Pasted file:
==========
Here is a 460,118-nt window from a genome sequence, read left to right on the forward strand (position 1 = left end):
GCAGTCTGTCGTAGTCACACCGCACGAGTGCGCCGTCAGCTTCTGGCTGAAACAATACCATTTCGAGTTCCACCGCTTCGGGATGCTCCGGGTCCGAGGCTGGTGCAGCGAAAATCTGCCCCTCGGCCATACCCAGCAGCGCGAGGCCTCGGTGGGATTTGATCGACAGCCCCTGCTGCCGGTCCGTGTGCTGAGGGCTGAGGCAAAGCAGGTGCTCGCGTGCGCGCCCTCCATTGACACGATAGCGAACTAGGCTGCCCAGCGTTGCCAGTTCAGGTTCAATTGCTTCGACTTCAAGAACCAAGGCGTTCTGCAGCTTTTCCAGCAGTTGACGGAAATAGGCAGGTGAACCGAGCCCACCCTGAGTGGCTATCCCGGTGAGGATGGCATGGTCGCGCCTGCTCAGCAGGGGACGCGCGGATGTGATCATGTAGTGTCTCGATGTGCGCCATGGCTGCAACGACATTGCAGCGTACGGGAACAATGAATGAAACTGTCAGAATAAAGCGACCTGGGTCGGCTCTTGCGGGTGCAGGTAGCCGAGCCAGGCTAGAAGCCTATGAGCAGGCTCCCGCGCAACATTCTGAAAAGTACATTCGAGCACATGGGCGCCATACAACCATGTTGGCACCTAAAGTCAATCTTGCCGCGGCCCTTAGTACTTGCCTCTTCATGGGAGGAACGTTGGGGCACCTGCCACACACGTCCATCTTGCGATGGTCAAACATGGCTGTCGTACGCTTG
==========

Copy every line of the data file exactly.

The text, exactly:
Here is a 460,118-nt window from a genome sequence, read left to right on the forward strand (position 1 = left end):
GCAGTCTGTCGTAGTCACACCGCACGAGTGCGCCGTCAGCTTCTGGCTGAAACAATACCATTTCGAGTTCCACCGCTTCGGGATGCTCCGGGTCCGAGGCTGGTGCAGCGAAAATCTGCCCCTCGGCCATACCCAGCAGCGCGAGGCCTCGGTGGGATTTGATCGACAGCCCCTGCTGCCGGTCCGTGTGCTGAGGGCTGAGGCAAAGCAGGTGCTCGCGTGCGCGCCCTCCATTGACACGATAGCGAACTAGGCTGCCCAGCGTTGCCAGTTCAGGTTCAATTGCTTCGACTTCAAGAACCAAGGCGTTCTGCAGCTTTTCCAGCAGTTGACGGAAATAGGCAGGTGAACCGAGCCCACCCTGAGTGGCTATCCCGGTGAGGATGGCATGGTCGCGCCTGCTCAGCAGGGGACGCGCGGATGTGATCATGTAGTGTCTCGATGTGCGCCATGGCTGCAACGACATTGCAGCGTACGGGAACAATGAATGAAACTGTCAGAATAAAGCGACCTGGGTCGGCTCTTGCGGGTGCAGGTAGCCGAGCCAGGCTAGAAGCCTATGAGCAGGCTCCCGCGCAACATTCTGAAAAGTACATTCGAGCACATGGGCGCCATACAACCATGTTGGCACCTAAAGTCAATCTTGCCGCGGCCCTTAGTACTTGCCTCTTCATGGGAGGAACGTTGGGGCACCTGCCACACACGTCCATCTTGCGATGGTCAAACATGGCTGTCGTACGCTTG